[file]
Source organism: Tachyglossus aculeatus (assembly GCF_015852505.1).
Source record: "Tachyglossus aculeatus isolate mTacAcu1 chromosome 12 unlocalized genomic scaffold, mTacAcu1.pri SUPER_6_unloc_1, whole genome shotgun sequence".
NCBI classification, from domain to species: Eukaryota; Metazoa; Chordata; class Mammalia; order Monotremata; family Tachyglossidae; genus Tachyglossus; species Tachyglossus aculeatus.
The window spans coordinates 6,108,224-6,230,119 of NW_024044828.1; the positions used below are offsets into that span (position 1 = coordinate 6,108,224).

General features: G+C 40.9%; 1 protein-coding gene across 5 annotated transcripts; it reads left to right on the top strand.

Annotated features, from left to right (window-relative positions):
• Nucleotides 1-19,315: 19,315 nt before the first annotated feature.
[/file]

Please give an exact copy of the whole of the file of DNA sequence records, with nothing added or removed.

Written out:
Source organism: Tachyglossus aculeatus (assembly GCF_015852505.1).
Source record: "Tachyglossus aculeatus isolate mTacAcu1 chromosome 12 unlocalized genomic scaffold, mTacAcu1.pri SUPER_6_unloc_1, whole genome shotgun sequence".
NCBI classification, from domain to species: Eukaryota; Metazoa; Chordata; class Mammalia; order Monotremata; family Tachyglossidae; genus Tachyglossus; species Tachyglossus aculeatus.
The window spans coordinates 6,108,224-6,230,119 of NW_024044828.1; the positions used below are offsets into that span (position 1 = coordinate 6,108,224).

General features: G+C 40.9%; 1 protein-coding gene across 5 annotated transcripts; it reads left to right on the top strand.

Annotated features, from left to right (window-relative positions):
• Nucleotides 1-19,315: 19,315 nt before the first annotated feature.